Microsoft Acquires SwiftKey Mobile Predictive Keyboard

In its bid to "reinvent productivity," Microsoft snaps up the popular mobile software keyboard maker.


Add another company to the growing list of mobile acquisitions by Microsoft.

Confirming recent rumblings, the Redmond, Wash., software giant said today that it has snapped up SwiftKey, a maker of predictive software keyboard apps, for an undisclosed amount. The buy instantly and massively expands Microsoft's presence in the competitive mobile marketplace.

In a Feb. 3 announcement, Harry Shum, executive vice president of Microsoft Technology and Research, noted that SwiftKey's "software keyboard and SDK [software development kit] powers more than 300 million Android and iOS devices." SwiftKey also aligns with Microsoft's productivity-focused product strategy, he added.

"SwiftKey estimates that its users have saved nearly 10 trillion keystrokes, across 100 languages, saving more than 100,000 years in combined typing time. Those are impressive results for an app that launched initially on Android in 2010 and arrived on iOS less than two years ago," Shum said.

According to SwiftKey co-founders Jon Reynolds and Ben Medlock, there's little danger of their popular apps being yanked from app stores.

"Our number one focus has always been to build the best possible products for our users. This will not change," they blogged. "Our apps will continue to be available on Android and iOS, for free. We are as committed as ever to improving them in new and innovative ways."

Microsoft has a competing, fast-texting software keyboard for mobile Windows called Word Flow. The company is currently exploring how to integrate SwiftKey with Word Flow, revealed Shum. "In the interim, I'm extremely excited about the technology, talent and market position SwiftKey brings to us with this acquisition, and about how this further demonstrates Microsoft's desire to bring key apps and technologies to platforms from Windows to Android to iOS," he said.

SwiftKey's meteoric rise wasn't without its controversies.

As Microsoft itself has experienced, any popular software attracts its share of scrutiny pertaining to data security. Last year, security specialist NowSecure warned of a vulnerability in Samsung Android phones caused by the included SwiftKey app, though the risk is considered overblown compared with the other dangers faced by Android device users.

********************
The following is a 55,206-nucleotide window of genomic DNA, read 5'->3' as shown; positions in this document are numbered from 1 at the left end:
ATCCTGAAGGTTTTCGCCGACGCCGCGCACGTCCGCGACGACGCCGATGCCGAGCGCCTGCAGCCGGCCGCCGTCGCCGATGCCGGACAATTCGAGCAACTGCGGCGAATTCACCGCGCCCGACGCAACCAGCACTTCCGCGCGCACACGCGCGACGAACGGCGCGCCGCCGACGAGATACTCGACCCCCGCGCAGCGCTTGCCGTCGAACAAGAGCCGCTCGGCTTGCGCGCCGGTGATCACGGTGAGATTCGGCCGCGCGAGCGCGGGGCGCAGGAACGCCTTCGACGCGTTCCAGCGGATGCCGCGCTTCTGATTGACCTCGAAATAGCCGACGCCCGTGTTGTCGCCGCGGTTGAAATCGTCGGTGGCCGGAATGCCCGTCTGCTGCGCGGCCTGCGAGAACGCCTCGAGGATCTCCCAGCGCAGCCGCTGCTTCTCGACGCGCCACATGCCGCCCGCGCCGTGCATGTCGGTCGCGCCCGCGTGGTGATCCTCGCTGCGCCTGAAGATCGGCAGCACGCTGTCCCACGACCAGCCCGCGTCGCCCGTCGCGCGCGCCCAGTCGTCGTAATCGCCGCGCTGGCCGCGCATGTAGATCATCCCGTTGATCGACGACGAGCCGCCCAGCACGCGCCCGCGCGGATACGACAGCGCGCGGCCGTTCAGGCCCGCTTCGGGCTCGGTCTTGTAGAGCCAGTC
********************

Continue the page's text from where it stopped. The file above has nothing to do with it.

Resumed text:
SwiftKey is the latest company to get caught up in Microsoft's mobile app buying spree.

In late 2014, the business-focused Acompli email app, along with its San Francisco-based developer, was taken off the market. The popular and well-regarded app lives on as Outlook for iOS and Android.

Nearly a year ago, Microsoft acquired the mobile calendar app Sunrise and its maker and followed up in April by purchasing mobile business-intelligence specialist Datazen. "This acquisition accelerates our Power BI strategy to help organizations create a data culture with easy-to-use, accessible tools to extract maximum value from data—from anywhere, on any device," said Kamal Hathi, partner director of Microsoft's Cloud and Enterprise division, of the latter purchase in a statement at the time.

In June, Microsoft announced it had bought the Wunderlist to-do app. Not stopping there, the company announced on Nov. 5 that it had acquired another San Francisco mobile developer, Mobile Data Labs, and its MileIQ mileage tracking apps for iOS and Android.

Pedro Hernandez

Pedro Hernandez

Pedro Hernandez is a contributor to eWEEK and the IT Business Edge Network, the network for technology professionals. Previously, he served as a managing editor for the network of...